The See of Antioch (The other See of St. Peter)

The city of Antioch was in many ways the mother of the Church in the Roman world.  It lay just inland from the northeast corner of the Mediterranean Sea in modern-day Turkey in the region of Hatay near the current border between Turkey and Syria.  The city became a great metropolis following the conquests of Alexander that opened up the highway of trade from India and the east to the Mediterranean.  Antioch, during Roman times, was in a highly favorable location at the western terminus of the Silk Road and took full advantage of this to profit in the exchange of goods between distant Asia and the rest of the Roman Empire.  During the apostolic age Antioch was the third city of the Empire after Rome itself and Alexandria.  It was here that the Prince of the Apostles seems first to have moved to after leaving Jerusalem and he became the city’s first bishop before moving on to Rome.  Paul and Barnabas also spent much time preaching and winning converts in the city.  St. Luke, companion of St. Paul and author both of the Gospel of Luke and the Acts of the Apostles was a native of Antioch.  And it was in Antioch that the name of Christian was first applied to believers in Jesus Christ and members of the Church.

After the age of the Apostles had ended the church in Antioch continued to supply the Church with great teachers and martyrs.  St. Ignatius of Antioch’s, who himself was a hearer of the apostles, letters written on the way to his martyrdom in Rome provide us with a fascinating glimpse of the Church during the decades following the death of the apostles, and give ample evidence of the primacy of the church of Rome even at that early date.  St. Ignatius’ Feast Day is October 17.

Following  Ignatius the city continued to supply the Church with bishops and martyrs, among them Babylas who suffered martyrdom under the reign of Decius during the middle of the third century.  The church of Antioch expanded its reach to become the leading church of the East, and second only in primacy to Rome, by the ascension of Constantine to power during the early fourth century.  The church there unfortunately was also a place of discord and a birthplace for heresy.  Paul of Samosata in the third century was bishop of Antioch and denied the divinity of Jesus Christ.  And the ideas of Arius, while first publicly proclaimed in Alexandria, have their roots in Antioch.  The Arian heresy which also denied the divinity of Jesus Christ but were far more successful than Paul’s troubled the Church for three centuries following the Edict of Milan.

Antioch continued to form a part of the Pentarchy, the five great Sees (Rome, Constantinople, Antioch, Jerusalem, and Alexandria) of Roman times but fell into decline after the rise of Constantinople in the fourth century.  Constantinople became master of the East religiously, politically, and economically and Antioch suffered both from the Christological disputes and the resulting schisms in the Church, and from the depredations of the Persian Empire during the epoch of wars between Rome and Persia that stretched from the third to the seventh centuries during which Antioch and/or its hinterland were often battlegrounds.  The Muslims conquered Antioch in 638 AD and the city was now on the front lines of the almost constant warring between the Constantinople and the Caliphate and its importance in the Christian world rapidly diminished.  The Orthodox Church was unable regularly to supply a patriarch for the city as its Muslim political masters showed a preference for their Monophysite rivals, hostile as they were to Constantinople.  The Byzantines briefly reconquered the city in 969 before losing it again to the Turks during the following century.  Antioch was taken by the Crusaders in 1098 and they established the Latin Patriarchate of Antioch which endured for more than a century and a half before the Turkish reconquest of the city and the martyrdom of its last resident Latin Patriarch in 1268.  The city of Antioch has more or less disappeared from the map since that time and the site is now occupied by the Turkish city of Antakya.  The Pope continued to appoint Latin Patriarchs of Antioch, none of whom were able to take residence in the city after 1268, until the Patriarchate was abolished in 1964.  There are now a whole host of Patriarchs of Antioch, five at last count; none of whom actually reside in the city.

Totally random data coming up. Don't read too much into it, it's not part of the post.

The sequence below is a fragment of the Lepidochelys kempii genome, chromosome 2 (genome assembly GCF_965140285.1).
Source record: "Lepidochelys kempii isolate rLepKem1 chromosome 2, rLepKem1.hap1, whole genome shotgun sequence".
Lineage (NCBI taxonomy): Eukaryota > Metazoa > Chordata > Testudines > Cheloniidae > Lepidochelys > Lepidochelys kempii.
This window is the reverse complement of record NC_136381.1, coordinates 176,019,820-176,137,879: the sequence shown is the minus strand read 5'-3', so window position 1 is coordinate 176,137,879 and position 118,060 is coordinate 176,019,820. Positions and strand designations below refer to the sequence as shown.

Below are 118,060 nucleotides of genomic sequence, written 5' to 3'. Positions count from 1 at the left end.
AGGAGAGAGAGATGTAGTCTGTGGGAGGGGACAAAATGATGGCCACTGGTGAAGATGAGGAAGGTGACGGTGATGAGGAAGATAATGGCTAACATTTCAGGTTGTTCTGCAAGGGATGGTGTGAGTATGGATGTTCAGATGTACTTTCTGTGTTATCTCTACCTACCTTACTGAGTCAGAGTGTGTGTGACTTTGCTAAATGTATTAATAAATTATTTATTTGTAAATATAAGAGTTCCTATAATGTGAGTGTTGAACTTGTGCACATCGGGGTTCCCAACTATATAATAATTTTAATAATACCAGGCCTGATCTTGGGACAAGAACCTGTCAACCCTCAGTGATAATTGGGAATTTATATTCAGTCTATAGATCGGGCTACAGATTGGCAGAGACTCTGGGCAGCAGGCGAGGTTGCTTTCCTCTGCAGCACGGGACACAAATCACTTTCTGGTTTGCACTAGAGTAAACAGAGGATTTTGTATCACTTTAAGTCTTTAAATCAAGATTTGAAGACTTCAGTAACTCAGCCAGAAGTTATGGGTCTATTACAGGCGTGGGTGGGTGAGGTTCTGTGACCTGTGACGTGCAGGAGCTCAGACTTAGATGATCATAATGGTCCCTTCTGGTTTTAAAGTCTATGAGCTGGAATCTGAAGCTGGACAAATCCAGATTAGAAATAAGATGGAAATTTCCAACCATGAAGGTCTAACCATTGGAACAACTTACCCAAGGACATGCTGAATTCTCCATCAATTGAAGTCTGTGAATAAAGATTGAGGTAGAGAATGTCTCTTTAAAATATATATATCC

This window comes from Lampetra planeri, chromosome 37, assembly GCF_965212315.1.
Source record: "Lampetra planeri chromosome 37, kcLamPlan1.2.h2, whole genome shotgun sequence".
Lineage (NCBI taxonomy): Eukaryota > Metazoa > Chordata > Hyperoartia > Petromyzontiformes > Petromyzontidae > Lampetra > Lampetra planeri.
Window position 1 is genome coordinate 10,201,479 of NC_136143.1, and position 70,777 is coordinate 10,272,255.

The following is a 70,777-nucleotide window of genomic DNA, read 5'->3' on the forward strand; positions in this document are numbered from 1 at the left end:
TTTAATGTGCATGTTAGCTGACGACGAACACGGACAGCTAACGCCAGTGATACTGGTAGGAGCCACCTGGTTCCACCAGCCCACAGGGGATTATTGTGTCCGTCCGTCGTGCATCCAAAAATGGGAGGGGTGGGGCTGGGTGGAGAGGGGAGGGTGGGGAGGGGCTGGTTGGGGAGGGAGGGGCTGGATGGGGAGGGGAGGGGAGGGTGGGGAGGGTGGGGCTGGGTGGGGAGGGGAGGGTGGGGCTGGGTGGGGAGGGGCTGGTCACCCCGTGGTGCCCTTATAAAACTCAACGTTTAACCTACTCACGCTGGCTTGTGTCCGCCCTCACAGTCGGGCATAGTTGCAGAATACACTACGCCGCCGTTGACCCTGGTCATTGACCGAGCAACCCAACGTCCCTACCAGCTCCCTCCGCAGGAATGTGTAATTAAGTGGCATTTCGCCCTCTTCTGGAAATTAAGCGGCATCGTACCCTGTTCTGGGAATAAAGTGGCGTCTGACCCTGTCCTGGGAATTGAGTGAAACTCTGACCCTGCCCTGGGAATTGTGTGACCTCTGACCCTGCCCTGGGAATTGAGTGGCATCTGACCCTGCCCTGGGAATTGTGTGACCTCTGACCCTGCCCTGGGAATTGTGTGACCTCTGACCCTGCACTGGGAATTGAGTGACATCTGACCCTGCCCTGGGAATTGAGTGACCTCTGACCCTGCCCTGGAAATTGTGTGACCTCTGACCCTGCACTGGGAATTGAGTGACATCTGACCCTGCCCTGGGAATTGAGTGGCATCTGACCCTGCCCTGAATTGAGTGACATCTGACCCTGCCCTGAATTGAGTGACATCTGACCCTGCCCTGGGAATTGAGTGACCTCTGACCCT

Pray the Sorrowful Mysteries on Tuesday for this ancient and once great apostolic See of the Church: for its liberty and its salvation, and the restoration of its ancient position as a pillar of the one, holy, catholic, and apostolic Church in communion with the See of Peter in Rome and for the conversion of the Muslim peoples.  We should also remember the currently suffering land of Syria which forms the patrimony of this ancient See in our prayers, if we can find the heart.